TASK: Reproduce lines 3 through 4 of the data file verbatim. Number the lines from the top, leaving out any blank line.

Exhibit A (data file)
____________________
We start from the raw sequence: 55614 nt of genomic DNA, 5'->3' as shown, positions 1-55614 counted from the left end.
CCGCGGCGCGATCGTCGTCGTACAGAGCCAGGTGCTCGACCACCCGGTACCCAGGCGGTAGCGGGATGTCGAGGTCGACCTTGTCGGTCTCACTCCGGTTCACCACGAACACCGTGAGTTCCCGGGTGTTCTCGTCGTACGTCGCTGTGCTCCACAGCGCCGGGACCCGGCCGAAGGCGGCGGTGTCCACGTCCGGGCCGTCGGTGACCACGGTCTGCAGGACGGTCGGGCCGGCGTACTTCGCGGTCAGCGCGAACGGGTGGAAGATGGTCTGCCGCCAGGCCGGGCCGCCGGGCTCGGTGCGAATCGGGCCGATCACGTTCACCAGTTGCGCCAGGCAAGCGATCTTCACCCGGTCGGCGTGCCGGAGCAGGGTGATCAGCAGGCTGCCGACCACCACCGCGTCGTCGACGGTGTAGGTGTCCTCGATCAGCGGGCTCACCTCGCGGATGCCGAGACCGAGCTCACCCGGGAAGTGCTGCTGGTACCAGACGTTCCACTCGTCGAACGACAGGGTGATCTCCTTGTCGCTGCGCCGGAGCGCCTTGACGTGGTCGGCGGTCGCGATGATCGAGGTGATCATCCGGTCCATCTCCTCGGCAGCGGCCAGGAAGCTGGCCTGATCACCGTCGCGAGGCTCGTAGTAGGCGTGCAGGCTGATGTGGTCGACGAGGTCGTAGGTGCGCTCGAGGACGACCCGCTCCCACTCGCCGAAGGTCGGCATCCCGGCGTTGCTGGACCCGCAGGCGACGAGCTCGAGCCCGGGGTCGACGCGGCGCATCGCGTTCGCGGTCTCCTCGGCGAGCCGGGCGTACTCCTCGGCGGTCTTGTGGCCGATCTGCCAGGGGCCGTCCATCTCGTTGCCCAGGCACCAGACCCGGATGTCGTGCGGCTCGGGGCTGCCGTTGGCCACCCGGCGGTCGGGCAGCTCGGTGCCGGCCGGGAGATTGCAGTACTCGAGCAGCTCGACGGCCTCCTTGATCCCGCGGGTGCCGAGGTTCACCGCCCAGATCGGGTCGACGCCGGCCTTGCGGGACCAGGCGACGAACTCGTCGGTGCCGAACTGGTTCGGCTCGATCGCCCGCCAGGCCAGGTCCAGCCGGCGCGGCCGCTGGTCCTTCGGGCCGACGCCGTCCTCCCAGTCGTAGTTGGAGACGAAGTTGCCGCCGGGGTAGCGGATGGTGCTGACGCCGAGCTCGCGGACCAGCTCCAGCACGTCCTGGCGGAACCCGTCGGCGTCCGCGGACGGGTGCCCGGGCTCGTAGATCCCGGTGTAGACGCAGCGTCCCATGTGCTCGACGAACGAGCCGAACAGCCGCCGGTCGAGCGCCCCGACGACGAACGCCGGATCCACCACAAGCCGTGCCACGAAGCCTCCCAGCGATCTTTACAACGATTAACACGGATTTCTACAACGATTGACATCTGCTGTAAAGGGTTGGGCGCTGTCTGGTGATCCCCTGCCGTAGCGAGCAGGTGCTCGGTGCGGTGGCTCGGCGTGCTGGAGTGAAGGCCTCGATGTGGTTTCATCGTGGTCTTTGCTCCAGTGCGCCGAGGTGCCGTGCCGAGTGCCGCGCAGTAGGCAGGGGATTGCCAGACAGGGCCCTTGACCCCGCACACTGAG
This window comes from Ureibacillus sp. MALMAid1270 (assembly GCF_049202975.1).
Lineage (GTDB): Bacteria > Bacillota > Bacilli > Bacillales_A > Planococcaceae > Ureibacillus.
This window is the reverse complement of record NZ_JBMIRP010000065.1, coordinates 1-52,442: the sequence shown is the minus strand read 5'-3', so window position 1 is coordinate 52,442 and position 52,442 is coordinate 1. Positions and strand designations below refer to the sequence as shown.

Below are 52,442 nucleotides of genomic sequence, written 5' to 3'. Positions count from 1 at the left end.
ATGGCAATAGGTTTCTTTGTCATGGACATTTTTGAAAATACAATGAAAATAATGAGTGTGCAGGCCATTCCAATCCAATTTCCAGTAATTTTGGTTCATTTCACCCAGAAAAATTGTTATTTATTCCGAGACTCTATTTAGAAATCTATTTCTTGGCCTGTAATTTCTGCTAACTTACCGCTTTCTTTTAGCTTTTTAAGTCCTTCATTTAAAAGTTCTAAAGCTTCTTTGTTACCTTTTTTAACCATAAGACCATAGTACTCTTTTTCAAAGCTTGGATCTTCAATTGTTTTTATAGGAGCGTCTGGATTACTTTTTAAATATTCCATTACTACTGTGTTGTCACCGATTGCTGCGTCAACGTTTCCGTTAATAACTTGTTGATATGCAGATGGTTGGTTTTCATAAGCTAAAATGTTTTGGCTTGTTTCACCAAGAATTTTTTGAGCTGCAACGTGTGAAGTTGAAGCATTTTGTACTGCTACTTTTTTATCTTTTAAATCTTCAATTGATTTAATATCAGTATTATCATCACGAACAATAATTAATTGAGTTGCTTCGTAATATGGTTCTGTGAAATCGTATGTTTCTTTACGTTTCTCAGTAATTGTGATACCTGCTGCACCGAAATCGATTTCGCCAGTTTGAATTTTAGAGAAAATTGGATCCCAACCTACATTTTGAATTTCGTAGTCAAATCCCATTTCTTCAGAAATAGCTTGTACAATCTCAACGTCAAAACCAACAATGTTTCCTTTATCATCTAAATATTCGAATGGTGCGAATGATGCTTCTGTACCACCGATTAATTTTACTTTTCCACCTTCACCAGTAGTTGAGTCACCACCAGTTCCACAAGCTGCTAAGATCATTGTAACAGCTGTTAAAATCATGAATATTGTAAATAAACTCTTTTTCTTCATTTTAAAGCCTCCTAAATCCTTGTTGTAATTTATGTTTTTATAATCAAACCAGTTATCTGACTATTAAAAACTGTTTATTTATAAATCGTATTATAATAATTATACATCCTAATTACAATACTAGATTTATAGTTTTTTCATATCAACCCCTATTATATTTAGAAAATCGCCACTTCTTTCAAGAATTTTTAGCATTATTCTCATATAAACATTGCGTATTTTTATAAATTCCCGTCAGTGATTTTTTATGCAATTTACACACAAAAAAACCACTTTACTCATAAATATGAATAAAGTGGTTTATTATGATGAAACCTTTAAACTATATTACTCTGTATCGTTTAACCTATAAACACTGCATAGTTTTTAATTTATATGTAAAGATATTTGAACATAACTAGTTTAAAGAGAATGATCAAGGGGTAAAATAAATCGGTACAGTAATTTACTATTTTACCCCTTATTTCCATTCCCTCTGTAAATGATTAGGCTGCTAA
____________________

This window comes from Ureibacillus sp. MALMAid1270 (assembly GCF_049202975.1).
Lineage (GTDB): Bacteria > Bacillota > Bacilli > Bacillales_A > Planococcaceae > Ureibacillus.